In 2000 I found myself a job at a company that supplied, among other things, curios and tourism related products, including postcards, which they printed in-house. Their aging range needed some fresh photography and I was hired to produce the goods.
At one point we embarked on producing a series of calendars, and had at our disposal numerous photographs taken by legendary traveler, writer, photographer and documentarian, the late T.V. Bulpin. Most of the images were taken on slide film in the 70’s and 80’s, as was the method then, and had to be viewed on a light-box (an actual light-box, or light-“table”!) through a loop.
I can remember looking at the photos and thinking about how dated they looked compared with the emerging digital technology at the time.
Yet, I was still delighted to look through them and share the photographer’s experiences of the wonderful places he’d visited in his life, and I was in awe of how many, and of how varied they were. They showed me Bulpin’s incredibly extensive travels that criss-crossed the Southern Regions of Africa countless times over decades! Through this alone, his dedication to, and love of his work was obvious.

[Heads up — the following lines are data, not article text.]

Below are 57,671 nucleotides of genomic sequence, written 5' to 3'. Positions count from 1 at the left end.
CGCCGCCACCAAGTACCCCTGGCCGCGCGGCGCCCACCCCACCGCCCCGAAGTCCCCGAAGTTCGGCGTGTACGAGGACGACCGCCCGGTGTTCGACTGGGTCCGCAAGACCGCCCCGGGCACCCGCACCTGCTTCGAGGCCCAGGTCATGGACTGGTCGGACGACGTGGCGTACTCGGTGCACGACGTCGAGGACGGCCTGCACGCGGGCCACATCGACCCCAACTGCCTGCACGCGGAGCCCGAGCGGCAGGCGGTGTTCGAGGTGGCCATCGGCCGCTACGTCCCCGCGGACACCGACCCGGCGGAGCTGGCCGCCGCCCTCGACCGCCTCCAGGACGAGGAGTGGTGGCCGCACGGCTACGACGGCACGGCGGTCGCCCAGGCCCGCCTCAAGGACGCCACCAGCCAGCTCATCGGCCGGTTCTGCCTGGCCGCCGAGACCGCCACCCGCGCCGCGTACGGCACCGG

Now, as I upload my own images that were shot more than a decade ago, I feel a similar sense of nostalgia. Most of the images in this album were shot on either the company supplied, 2.4 megapixel “FujiFilm FinePix 4900 Zoom“, or my own Canon EOS 5 film SLR, which produced high quality 35mm transparencies or prints, but were then in turn scanned on a flatbed scanner – a less-than-ideal (read: rubbish!) way of digitizing images.
So from a technical standpoint, when I see these images, and as time and technology moves on, I cringe with ever-greater vigor. However, from a personal and experiential point of view, I grow evermore fond of the memories that were created while shooting them, and I’m proud of the modest body of work that I was able to contribute back then.
Many of these images were used in the production of postcards, calendars, books, and CD-ROMs, etc. Some were not, but were shot while on the job.